Asbestos ignorance risks more asbestos deaths according to new IOSH survey
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IOSH survey reveals construction workers know very little about asbestos hazards
According to a recent survey conducted by IOSH, asbestos ignorance is going to lead to more deaths.
Figures from the survey show that 1 in 4 construction workers believe they may have been exposed to asbestos fibers whilst at work.
This means they will be at greater risk of developing terminal cancers such as mesothelioma and other asbestos related diseases in years to come.
The UK have the highest asbestos related death rate in the world.
As such, these figures are worrying with so may workers being at risk.
IOSH (The Institution of Occupational Safety and Health) have launched a campaign to raise awareness of and tackle the problem of asbestos exposure at work.
Their survey findings are being released to coincide with the campaign ‘No time to lose’.
A third of people who completed the survey said they’d never checked the asbestos register before starting a job.
Half of these people didn’t even know there was an asbestos register in the 1st place!
One in five wouldn’t know what to do if they discovered any asbestos in the building.
These finding have understandably caused some concern amongst health professionals and health and safety experts.
New Chair of the UK’s Industrial Injuries Advisory Council and a leading expert on workplace carcinogens, Dr Lesley Rushton, said, “What these new survey results confirm is that, while people have heard of asbestos and know what the effects of being exposed to it are, they’re not sure how to check if it’s present and they may not know what to do if they find asbestos.”
“Uncertainty and ignorance surrounding how to prevent workers from breathing in the fibers is deeply worrying.”
“This is particularly the case among small companies, sole traders and older workers. It is crucial that we reach them, to inform them of the risks and how these can be managed, to ensure their future health is not compromised.”
Some key asbestos facts
Asbestos has been banned in the UK since 1999. Lots of buildings built before that time will contain asbestos. It can be found in things such as roofing, lagging, spray coatings, ropes, insulating boards, cloth and yarns. Asbestos is banned in a total of 62 countries across the world.
Asbestos deaths amount to over 107,000 a year across the world. But at least 125 million workers are still being exposed to asbestos every year.
Asbestos fibers are so small that we are unable to see them with the human eye. Although they are so small, they cause a lot of damage when inhaled and stick to the lining of the lungs. This in time causes serious illnesses to develop such as mesothelioma.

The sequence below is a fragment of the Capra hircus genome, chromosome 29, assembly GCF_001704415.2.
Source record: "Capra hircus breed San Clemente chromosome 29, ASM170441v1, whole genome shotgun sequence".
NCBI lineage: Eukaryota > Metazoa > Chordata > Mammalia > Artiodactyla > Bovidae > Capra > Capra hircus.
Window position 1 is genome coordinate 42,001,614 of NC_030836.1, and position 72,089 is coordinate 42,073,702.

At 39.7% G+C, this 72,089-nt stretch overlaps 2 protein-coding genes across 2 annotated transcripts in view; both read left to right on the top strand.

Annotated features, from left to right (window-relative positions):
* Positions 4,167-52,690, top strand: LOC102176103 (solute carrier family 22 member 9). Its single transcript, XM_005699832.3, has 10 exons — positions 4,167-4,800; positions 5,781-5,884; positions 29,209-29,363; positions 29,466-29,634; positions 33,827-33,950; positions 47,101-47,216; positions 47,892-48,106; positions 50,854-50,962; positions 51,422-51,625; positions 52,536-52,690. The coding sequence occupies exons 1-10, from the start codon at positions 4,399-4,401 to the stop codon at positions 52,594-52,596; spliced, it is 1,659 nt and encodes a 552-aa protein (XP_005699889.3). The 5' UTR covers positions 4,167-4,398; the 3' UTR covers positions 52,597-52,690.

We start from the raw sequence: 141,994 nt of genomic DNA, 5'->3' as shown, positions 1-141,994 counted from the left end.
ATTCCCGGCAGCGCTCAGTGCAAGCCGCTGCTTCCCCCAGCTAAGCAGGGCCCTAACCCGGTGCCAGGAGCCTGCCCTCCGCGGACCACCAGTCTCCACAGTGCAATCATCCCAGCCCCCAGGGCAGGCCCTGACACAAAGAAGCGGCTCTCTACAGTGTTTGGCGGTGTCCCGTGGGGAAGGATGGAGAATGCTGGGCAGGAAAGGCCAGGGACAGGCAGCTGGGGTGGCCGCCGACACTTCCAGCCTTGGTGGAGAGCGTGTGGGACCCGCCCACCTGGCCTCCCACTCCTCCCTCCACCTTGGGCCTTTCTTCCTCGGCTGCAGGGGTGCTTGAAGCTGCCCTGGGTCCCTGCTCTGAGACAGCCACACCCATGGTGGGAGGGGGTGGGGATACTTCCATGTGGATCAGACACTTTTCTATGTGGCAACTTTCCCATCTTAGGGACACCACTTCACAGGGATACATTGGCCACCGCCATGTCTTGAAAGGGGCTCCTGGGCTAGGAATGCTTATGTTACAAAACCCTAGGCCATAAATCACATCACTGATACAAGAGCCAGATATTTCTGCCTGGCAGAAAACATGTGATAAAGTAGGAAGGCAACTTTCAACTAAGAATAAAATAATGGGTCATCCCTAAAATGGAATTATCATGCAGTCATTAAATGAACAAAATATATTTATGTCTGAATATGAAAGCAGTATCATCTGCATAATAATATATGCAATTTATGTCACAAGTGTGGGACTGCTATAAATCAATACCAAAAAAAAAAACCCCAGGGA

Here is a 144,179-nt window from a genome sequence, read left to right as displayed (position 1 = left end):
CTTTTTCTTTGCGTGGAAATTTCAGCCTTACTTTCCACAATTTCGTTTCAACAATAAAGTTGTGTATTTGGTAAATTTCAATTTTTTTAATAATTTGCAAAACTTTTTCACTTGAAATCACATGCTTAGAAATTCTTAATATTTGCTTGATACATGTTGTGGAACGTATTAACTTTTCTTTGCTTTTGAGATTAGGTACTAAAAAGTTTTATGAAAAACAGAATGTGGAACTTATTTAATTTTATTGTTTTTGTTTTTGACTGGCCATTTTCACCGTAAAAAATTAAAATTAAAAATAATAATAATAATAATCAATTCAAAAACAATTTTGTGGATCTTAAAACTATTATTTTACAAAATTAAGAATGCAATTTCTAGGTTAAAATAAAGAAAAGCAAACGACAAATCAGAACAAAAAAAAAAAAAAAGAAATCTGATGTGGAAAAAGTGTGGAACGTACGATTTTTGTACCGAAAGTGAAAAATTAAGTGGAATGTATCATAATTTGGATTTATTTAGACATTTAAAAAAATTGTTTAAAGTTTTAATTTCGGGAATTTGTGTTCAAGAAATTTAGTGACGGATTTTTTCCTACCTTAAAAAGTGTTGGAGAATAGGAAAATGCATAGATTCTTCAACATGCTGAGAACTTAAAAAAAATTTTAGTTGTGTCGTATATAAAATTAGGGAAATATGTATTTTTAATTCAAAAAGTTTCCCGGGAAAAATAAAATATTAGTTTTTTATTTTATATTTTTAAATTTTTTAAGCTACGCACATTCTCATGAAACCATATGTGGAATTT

IOSH surveyed 500 construction workers and discovered the following info:-
15 per cent have never been informed of asbestos risks while 59 per cent have and have had this reinforced with regular training
27 per cent say they haven’t been exposed to asbestos while 23 per cent say that they have.
15 per cent say they have checked the asbestos register while 32 per cent say they never have before commencing work on a new site.
18 per cent said if they found asbestos they would either be clueless on what to do or be unsure.
IOSH President, Craig Foyle, said the survey demonstrates not enough is being done to protect our workers.
Craig said, “Asbestos is banned in the UK and other countries for a good reason: it is dangerous. It is staggering to see how many people die from exposure to asbestos every year. That is well over 100,000 families suffering the devastation of a lost loved one.”
“It is unacceptable, therefore, for anyone in any workplace to be exposed to asbestos. Clearly, though, people are being exposed to it. In the decades to come, it is likely that these people and their families will still be suffering unless we all do something about it.”
“We are calling on everyone, including employers, to do the right thing; to protect the people who work for them. IOSH has an array of resources designed to assist employers put measures in place which protect their workforce.”
If you would like more information about the ‘No time to lose’ campaign by IOSH, please visit www.notimetolose.org.uk
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